Babies over one-month-old can also be given fruit juice to aid with constipation. The amount is one ounce of fruit juice daily for every month-old babies are, per the publication. This will help to draw water into the intestines and hopefully alleviate constipation.

Please contact your baby’s pediatrician because some will offer a different option. Some will say after a very small amount of water instead to avoid giving babies something with sugar, while others will discourage it.

The presence of blood in newborns’ stools is not always something to be concerned about but always something to consult with healthcare professionals about. It could have to do with little ones having an anal fissure, constipation, ingesting some blood from cracked nipples while breastfeeding, or having a cow’s milk allergyaccording to BabyCentre. However, it could be something more serious as well.

Per the publication, if blood in the stool is accompanied by vomiting, fever, dehydration, or pain, newborns need to be seen immediately. If this is the case, newborns likely have an infection and need treatment.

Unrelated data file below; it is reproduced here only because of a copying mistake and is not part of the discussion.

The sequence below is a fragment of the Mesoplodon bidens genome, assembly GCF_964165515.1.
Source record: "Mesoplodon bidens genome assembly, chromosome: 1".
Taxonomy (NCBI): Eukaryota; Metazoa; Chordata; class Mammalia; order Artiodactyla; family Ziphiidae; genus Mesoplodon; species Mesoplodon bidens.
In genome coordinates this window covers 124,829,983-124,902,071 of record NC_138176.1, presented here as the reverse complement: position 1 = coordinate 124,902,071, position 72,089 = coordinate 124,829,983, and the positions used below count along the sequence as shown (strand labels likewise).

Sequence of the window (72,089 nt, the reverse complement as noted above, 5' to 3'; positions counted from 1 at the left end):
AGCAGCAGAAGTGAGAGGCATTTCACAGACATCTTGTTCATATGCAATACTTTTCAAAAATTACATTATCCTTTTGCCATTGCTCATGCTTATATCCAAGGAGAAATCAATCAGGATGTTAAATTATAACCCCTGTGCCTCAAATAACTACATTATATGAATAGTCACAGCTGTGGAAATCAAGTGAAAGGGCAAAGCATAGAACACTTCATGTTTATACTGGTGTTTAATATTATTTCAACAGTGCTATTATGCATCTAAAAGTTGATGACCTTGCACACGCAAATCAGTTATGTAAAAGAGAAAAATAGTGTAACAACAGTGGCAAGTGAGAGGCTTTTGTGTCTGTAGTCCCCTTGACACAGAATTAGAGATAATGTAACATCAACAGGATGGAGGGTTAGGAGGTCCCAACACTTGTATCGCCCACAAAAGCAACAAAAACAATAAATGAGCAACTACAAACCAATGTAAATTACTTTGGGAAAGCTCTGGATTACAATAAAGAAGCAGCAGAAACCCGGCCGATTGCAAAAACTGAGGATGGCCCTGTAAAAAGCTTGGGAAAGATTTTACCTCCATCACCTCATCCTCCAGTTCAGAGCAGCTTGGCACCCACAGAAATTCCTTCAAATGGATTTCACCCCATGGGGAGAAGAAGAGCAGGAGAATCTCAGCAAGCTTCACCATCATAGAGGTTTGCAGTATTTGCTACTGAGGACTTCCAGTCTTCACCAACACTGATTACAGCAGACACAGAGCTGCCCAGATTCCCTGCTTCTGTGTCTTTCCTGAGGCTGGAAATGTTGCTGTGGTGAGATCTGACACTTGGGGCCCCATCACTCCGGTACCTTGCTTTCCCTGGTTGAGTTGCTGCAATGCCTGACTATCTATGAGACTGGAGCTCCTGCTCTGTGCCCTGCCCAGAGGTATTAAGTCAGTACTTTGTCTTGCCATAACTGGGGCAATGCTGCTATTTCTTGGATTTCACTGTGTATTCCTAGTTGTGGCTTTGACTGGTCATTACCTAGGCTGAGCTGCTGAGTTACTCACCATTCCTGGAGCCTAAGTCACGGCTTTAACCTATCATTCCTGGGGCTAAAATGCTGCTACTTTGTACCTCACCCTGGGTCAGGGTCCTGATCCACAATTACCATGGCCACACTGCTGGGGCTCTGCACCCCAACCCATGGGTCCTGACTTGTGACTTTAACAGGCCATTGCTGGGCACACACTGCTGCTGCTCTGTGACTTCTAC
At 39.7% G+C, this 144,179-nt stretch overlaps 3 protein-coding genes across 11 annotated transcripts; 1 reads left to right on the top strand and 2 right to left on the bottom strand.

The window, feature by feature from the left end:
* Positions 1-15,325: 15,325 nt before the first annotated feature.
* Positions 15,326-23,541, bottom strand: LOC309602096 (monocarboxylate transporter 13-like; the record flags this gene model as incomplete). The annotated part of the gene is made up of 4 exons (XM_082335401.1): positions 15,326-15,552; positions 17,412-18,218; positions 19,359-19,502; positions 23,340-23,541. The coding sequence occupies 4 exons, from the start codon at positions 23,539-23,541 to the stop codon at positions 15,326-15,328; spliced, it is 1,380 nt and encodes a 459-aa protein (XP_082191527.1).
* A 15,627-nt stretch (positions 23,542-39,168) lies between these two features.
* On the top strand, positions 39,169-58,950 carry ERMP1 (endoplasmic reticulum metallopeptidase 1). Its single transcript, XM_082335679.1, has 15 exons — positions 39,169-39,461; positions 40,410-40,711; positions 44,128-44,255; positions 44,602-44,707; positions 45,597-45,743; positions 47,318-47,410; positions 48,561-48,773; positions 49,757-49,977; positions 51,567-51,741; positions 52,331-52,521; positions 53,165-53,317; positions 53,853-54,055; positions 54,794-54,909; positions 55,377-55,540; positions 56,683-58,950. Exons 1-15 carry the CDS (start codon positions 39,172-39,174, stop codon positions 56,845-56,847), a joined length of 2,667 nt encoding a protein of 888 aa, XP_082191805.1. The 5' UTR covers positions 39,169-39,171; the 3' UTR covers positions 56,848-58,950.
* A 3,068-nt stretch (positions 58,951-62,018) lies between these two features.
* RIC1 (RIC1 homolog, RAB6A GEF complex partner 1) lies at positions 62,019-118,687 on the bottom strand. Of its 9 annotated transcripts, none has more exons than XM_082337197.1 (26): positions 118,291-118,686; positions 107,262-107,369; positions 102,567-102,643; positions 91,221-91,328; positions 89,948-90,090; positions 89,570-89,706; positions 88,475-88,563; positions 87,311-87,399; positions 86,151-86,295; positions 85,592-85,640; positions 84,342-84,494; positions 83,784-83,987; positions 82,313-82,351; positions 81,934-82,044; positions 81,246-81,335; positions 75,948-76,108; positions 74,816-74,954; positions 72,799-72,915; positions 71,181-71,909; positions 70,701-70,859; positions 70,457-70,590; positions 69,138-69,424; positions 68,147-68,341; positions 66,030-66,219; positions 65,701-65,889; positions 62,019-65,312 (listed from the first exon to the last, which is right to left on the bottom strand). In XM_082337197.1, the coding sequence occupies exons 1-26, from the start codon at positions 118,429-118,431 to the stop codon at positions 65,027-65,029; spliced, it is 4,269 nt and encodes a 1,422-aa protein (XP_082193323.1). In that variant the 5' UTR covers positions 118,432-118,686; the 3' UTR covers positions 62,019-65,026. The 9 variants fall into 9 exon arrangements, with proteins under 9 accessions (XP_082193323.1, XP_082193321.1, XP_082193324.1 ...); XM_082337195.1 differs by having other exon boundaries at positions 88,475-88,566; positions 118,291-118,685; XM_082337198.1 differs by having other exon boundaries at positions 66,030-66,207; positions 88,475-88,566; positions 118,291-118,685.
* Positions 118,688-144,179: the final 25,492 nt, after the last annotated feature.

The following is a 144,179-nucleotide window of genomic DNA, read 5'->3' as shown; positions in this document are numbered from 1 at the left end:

Newborn Poop Odor

Not only is the color important for parents to monitor, but the odor of the poop needs to be paid attention to as well.

According to Healthline, the first few poops that babies will be nearly odorless. It is once their microbiome begins to form that the poop will begin to have an odor to it.

For those who are breastfed, per the publication, even after the microbiome begins to form, the stool is not very smelly. But for Those who are formula fed, the odor will be more distinct and perhaps even very smelly.

With all the variations in newborn poop, knowing what is healthy versus what may need medical intervention can be hard to discern. But, by looking out for several things, it can be easier to see when it may be time to contact a healthcare professional for assistance.

According to What To Expectthe time that the advice of a healthcare professional is needed includes:

  • Breastfed baby does not poop for more than three days
  • Formula fed baby does not poop for more than five days
  • Stools are the shape of pebbles
  • Stool is red or black
  • Stool is white or gray

If anything feels off to parents, healthcare professionals should be consulted. That way, even if nothing is wrong, moms and dads have peace of mind.

Source: ScienceFocus, KidsHealth, MyHealth.Alberta.ca, Blank Children’s Hospital, Today’s Parent, Seattle Children’s, American Academy of Pediatrics, BabyCentre, Healthline, What To Expect